Wednesday, August 24, 2016

CNBC 10 years later, indicted tech CEO Kobi Alexander pleads guilty to one count of securities fraud

10 years later, indicted tech CEO pleads guilty to one count of securities fraud
Indicted Comverse Technology founder Jacob "Kobi" Alexander pleaded guilty to one count of securities fraud in a federal court in Brooklyn on Wednesday afternoon, almost exactly 10 years after moving to Africa in what the government says was a clear attempt to flee prosecution.
U.S. District Judge Nicholas Garaufis denied bail, arguing that Alexander's intelligence and guile are clear indications that he cannot be trusted. Alexander will be sent to a maximum-security facility between now and his sentencing on Dec. 16. He faces up to 10 years in prison.
After the hearing, lead defense attorney Benjamin Brafman told CNBC, "We are bitterly disappointed by the judge's ruling, but he's the judge and I'm not."
Defense attorneys argued he should be set free on $25 million bond pending his sentencing. In a court filing Monday, Brafman said Alexander is not a flight risk

Jacob ' Kobi'' Alexander, the former Comverse Technology Inc. chief executive officer stands before US District Judge Garaufis in Brooklyn Federal Court.
Garaufis said  “Maybe he would go out and hide out in a cave or go to another country where he could live more comfortably ... than Namibia,”  "This is a very smart man (Alexander) who's made millions and millions of dollars. He's sizing up the situation on this side of the bench, so spare me, I wasn't born yesterday."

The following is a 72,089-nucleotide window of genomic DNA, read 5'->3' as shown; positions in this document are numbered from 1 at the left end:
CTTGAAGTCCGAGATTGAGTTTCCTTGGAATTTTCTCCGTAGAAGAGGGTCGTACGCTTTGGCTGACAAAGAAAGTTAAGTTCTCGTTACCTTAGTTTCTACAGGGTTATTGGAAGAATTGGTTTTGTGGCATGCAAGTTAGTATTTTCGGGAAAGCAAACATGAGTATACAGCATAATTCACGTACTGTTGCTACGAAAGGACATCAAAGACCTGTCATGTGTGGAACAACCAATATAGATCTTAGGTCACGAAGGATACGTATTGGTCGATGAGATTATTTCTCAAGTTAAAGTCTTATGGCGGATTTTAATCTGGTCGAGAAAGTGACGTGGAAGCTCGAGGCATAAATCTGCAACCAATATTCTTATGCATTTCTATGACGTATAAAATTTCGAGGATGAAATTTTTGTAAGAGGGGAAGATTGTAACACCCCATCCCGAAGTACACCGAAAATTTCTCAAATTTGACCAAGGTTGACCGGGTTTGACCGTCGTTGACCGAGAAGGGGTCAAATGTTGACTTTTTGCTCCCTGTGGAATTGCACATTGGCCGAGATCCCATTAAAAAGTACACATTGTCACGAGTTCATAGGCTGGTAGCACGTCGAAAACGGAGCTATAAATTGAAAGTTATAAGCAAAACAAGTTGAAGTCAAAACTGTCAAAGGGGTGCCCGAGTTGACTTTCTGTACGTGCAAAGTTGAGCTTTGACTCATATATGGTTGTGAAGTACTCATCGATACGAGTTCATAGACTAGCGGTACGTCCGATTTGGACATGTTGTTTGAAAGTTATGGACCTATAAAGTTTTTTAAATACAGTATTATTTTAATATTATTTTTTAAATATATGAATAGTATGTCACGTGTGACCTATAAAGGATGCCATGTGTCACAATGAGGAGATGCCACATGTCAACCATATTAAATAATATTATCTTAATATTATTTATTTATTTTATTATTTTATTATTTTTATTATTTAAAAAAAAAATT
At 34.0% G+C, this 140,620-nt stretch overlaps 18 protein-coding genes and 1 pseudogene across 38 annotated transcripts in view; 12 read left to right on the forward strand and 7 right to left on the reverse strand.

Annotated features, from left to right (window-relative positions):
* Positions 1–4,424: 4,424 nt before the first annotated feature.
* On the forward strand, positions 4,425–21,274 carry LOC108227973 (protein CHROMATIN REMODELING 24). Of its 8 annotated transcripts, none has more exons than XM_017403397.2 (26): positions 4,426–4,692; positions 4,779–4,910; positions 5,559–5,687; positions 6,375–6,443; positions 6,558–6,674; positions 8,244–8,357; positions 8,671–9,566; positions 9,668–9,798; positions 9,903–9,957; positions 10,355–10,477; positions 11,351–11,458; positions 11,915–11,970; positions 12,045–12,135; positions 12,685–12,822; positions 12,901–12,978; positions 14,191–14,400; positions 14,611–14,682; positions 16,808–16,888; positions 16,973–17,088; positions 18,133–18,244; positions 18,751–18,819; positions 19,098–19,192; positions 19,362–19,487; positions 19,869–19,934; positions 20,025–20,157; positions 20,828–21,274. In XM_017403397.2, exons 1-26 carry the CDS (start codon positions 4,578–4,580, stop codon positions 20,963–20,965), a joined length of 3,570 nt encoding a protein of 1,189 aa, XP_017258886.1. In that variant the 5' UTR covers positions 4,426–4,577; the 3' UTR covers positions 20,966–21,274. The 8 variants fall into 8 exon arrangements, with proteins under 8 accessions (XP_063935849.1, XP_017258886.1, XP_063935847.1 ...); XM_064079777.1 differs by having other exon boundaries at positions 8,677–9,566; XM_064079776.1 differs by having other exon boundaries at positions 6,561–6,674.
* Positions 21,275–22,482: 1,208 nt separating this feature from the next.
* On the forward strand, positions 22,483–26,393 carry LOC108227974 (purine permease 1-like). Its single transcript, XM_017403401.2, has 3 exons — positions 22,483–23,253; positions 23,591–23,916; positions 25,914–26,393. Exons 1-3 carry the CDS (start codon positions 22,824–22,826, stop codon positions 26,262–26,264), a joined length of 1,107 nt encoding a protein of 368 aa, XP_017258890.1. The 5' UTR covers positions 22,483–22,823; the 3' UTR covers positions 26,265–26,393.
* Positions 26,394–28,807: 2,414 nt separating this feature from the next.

Alexander moved his family to Namibia in July 2006, as prosecutors were preparing a sweeping fraud case against the tech executive. A federal grand jury ultimately indicted him on 35 counts including conspiracy, fraud, obstruction of justice and witness tampering, in a 15-year scheme to manipulate Comverse options. But Brafman argued that because Alexander left before he was charged, he did not flee. And now that he has left Namibia, he has no place else to flee to.

Prosecutors paint a much different picture in a filing Wednesday morning. Arguing that Alexander is "cunning and resourceful," they want him held without bail. Otherwise, they say, "the government is confident that the defendant could find his next Namibia should he so choose."

The government's letter includes newly released details of Alexander's maneuvers as prosecutors were bearing down on him during the summer of 2006 amid public fury over a wave of accounting-fraud cases in the wake of the dot-com bubble.

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